Inclusion conjunctivitis in adults usually presents with a history of several weeks or months of a red, irritable eye with a sticky discharge. Symptoms: acute or subacute in onset and include ocular irritation, foreign body sensation, watering, mucopurulent discharge and sticking of the lids. Chlamydia is a transmitted organism. A variety of microorganisms may infect the conjunctiva. There may be little bumps called follicles inside the lower eyelid and the eye is red.
Causes of Inclusion Conjunctivitis
Common causes and risk factor's of Inclusion Conjunctivitis include the following :
- Staphylococcus aureus.
- Streptococcus pneumoniae.
- Haemophilus influenza.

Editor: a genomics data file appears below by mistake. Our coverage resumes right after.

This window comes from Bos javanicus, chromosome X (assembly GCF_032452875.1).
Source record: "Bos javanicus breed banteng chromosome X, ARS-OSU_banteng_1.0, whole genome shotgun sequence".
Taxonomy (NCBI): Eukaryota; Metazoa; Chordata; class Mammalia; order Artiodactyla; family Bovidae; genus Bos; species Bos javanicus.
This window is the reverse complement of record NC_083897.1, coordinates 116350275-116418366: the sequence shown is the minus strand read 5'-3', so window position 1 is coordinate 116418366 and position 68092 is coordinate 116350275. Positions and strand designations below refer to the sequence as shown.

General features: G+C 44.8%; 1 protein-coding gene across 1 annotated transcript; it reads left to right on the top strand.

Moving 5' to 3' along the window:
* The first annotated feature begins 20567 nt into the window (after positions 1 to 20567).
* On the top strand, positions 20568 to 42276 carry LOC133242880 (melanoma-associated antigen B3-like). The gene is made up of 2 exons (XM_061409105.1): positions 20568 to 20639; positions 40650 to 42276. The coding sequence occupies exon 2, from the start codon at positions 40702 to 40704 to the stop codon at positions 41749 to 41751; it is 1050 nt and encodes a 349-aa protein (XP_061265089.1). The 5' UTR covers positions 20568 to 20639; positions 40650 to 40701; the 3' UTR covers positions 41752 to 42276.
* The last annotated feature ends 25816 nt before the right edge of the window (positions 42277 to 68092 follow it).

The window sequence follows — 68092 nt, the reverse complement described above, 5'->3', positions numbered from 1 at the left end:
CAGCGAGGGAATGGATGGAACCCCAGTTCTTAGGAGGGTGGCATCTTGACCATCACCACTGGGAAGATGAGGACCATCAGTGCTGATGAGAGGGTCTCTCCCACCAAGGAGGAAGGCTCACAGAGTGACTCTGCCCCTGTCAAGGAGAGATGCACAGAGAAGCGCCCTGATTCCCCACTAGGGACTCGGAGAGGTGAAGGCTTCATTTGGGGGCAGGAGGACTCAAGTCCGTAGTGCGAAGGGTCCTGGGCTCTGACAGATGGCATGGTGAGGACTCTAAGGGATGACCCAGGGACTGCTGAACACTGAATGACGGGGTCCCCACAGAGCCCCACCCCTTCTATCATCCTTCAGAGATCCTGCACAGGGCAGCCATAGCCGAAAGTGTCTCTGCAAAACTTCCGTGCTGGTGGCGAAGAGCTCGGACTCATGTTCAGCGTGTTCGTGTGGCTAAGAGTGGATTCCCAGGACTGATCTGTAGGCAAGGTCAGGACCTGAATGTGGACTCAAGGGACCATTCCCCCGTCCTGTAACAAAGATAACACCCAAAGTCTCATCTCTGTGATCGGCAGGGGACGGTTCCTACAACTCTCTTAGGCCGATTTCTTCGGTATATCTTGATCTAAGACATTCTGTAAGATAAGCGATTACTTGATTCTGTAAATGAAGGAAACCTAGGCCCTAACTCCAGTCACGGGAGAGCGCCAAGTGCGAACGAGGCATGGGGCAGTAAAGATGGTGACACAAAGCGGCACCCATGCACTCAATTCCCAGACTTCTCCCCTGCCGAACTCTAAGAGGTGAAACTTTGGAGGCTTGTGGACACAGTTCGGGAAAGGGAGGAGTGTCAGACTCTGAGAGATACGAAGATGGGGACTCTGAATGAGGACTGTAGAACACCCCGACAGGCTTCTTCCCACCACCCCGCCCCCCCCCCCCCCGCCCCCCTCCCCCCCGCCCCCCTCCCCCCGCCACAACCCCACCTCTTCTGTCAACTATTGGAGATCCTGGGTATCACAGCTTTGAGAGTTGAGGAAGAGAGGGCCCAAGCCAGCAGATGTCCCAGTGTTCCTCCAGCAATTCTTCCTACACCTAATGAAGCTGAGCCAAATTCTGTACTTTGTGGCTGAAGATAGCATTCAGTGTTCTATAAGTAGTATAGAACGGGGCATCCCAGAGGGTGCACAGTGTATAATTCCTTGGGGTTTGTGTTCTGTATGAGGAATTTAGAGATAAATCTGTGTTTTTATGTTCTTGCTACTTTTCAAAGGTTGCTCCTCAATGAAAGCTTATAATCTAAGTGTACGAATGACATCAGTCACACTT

- Chlamydia trachomatis.
- Herpes virus.
Symptoms of Inclusion Conjunctivitis
Some common Symptoms of Inclusion Conjunctivitis :
- Redness of the conjunctiva.
- Sensitivity to light.
- Swelling of the eyelids.
- Burning in the eyes.
- Itchy, irritated eyes.
Treatment of Inclusion Conjunctivitis
- Doxycycline, tetracycline, ocufloxacin, and erythromycin may be sometimes prescribed. Tetracycline is not given to children under eight years of age. Treatment usually will include oral antibiotics. Antibiotics are helpful only in bacterial conjunctivitis.
- If your child has an infection of the eye caused by a herpes infection, your child's physician may refer you to an eye care specialist.
- People with conjunctivitis should gently wash the eyelid with tap water and a clean washcloth to keep it clean and free of discharge.
- Patients should have weekly checkups so the doctor can monitor the healing.